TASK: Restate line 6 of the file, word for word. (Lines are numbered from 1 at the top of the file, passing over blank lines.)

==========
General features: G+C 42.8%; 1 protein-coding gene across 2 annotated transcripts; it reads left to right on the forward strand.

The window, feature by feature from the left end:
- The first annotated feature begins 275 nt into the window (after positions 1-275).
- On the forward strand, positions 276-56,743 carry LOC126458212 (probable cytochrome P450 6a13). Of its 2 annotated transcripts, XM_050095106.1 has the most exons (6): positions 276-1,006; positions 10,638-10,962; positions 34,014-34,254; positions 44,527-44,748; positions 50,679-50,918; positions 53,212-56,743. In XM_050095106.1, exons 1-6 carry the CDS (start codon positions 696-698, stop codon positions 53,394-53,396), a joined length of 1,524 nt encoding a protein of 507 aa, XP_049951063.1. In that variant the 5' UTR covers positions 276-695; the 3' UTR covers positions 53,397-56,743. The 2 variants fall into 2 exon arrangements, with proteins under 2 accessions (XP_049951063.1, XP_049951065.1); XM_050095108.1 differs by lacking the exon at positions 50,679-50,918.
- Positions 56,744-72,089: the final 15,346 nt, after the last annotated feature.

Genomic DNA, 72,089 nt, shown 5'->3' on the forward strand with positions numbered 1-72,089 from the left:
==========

Genomic DNA, 72,089 nt, shown 5'->3' on the forward strand with positions numbered 1-72,089 from the left: